1024-16383: Specification Required

      16384-32767: Private and Experimental Use

   Applications for new entries SHALL specify the contents of the
   Description, Set Critical Bit and Reference fields and which of the
   above ranges the Type Number should be allocated from.  Applicants
   MAY request a specific Type Number, and such requests MAY be granted
   at the registrar's discretion.

   The initial contents of this registry SHALL be as follows:

   +-------------+-----------------------------+----------+------------+
   | Field       | Description                 | Critical | Reference  |
   | Number      |                             |          |            |
   +-------------+-----------------------------+----------+------------+
   | 0           | End of message              | MUST     | [[this     |
   |             |                             |          | memo]]     |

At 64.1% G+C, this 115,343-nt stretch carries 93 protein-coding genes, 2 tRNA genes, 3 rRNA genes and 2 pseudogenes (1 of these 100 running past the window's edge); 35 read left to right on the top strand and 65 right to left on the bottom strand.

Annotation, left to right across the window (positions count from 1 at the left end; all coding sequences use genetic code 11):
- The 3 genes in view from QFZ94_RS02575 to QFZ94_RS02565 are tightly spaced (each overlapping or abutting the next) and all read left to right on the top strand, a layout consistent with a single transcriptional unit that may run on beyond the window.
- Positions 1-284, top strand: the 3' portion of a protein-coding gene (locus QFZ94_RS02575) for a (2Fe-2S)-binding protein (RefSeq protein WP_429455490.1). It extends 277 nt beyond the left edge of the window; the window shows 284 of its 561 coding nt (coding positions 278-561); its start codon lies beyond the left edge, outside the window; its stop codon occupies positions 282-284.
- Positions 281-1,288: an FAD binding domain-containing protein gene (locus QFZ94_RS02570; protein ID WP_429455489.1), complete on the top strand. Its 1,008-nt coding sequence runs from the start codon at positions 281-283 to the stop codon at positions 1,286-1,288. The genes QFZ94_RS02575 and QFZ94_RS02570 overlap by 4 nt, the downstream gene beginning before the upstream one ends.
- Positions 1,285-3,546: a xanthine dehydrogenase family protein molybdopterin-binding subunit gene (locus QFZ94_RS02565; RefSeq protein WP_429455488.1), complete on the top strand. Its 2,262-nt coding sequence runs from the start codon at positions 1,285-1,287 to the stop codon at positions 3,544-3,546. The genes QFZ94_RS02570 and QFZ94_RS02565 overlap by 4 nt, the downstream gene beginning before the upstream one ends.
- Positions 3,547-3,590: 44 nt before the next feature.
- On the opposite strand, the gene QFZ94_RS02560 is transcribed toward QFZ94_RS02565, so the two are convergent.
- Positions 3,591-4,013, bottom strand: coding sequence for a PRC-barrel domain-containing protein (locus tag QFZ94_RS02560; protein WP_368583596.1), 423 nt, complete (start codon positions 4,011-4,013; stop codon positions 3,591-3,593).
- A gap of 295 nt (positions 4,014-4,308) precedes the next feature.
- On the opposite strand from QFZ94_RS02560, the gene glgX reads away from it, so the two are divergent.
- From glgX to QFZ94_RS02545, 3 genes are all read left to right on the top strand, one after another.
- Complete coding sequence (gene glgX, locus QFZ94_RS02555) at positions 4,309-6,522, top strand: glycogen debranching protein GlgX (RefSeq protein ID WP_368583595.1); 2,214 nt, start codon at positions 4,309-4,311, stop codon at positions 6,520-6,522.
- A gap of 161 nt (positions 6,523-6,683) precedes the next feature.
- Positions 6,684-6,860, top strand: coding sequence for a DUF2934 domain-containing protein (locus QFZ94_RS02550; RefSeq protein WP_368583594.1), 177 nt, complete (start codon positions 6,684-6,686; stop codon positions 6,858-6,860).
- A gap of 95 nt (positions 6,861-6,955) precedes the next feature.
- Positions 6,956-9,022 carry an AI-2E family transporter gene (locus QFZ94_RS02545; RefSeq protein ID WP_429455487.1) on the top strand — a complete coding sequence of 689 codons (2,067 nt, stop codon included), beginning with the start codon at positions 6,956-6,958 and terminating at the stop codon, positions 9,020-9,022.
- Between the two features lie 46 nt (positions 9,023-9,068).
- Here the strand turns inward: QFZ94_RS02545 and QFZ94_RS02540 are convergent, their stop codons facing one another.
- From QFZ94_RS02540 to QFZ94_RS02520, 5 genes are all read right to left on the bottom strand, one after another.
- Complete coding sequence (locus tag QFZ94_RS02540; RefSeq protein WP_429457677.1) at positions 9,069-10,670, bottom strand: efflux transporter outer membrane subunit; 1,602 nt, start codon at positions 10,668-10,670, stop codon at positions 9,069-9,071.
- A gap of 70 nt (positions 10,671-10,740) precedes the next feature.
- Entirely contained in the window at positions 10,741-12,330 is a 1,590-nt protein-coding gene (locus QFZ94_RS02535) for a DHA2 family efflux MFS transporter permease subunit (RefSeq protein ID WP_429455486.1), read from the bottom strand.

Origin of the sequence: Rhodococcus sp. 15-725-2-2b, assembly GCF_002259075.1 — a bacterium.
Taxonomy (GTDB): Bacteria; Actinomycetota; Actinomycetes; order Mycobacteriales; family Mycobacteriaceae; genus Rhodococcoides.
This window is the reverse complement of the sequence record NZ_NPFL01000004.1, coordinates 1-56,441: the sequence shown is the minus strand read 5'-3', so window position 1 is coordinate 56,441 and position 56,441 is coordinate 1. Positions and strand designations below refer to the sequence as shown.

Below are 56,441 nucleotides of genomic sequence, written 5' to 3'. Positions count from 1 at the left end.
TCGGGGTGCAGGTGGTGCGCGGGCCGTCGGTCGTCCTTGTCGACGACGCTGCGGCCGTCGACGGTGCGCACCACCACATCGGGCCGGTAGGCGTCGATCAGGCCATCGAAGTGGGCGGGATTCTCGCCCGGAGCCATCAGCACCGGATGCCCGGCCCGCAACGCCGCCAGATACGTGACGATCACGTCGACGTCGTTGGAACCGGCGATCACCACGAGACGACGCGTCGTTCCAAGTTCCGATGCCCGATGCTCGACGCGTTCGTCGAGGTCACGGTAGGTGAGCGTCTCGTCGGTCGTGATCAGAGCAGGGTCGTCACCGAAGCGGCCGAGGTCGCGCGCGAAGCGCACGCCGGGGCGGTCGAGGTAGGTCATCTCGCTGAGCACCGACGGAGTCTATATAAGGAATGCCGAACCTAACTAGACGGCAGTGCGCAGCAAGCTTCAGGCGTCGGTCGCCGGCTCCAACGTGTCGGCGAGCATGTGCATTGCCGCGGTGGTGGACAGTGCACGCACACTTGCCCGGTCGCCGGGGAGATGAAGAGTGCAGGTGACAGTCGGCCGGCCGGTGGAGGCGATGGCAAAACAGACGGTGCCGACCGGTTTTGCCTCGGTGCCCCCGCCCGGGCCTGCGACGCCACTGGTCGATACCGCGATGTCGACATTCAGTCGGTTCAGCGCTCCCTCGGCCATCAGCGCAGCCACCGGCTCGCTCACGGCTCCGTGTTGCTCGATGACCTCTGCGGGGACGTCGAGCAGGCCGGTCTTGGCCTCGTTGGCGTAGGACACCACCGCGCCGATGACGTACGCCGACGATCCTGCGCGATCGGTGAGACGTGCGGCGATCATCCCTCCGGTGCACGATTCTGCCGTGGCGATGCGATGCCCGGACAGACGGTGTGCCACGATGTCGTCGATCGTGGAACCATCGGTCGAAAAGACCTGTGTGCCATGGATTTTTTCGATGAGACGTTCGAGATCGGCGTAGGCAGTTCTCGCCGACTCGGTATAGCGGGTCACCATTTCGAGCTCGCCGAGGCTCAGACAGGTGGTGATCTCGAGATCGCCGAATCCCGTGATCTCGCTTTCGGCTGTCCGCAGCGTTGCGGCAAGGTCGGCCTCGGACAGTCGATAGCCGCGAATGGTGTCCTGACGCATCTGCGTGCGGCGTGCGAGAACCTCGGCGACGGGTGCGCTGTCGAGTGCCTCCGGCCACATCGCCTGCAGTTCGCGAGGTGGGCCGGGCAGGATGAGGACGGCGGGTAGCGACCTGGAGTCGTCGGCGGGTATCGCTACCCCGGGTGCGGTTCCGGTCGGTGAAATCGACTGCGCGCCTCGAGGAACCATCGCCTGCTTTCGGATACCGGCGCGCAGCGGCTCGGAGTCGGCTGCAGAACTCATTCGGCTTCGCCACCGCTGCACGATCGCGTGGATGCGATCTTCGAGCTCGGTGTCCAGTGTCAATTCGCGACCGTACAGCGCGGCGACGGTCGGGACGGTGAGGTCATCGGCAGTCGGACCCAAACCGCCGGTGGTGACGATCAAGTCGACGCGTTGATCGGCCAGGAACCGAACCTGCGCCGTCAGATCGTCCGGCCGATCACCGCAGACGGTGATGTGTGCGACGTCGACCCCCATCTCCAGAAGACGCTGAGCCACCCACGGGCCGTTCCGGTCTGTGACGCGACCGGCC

| 1           | NTS next protocol           | MUST     | [[this     |
   |             | negotiation                 |          | memo]]     |
   | 2           | Error                       | MUST     | [[this     |
   |             |                             |          | memo]]     |
   | 3           | Warning                     | MUST     | [[this     |
   |             |                             |          | memo]]     |
   | 4           | AEAD algorithm negotation   | MAY      | [[this     |
   |             |                             |          | memo]]     |
   | 5           | New cookie for NTPv4        | SHOULD   | [[this     |
   |             |                             | NOT      | memo]]     |
   | 16384-32767 | Reserved for Private &      | MAY      | [[this     |
   |             | Experimental Use            |          | memo]]     |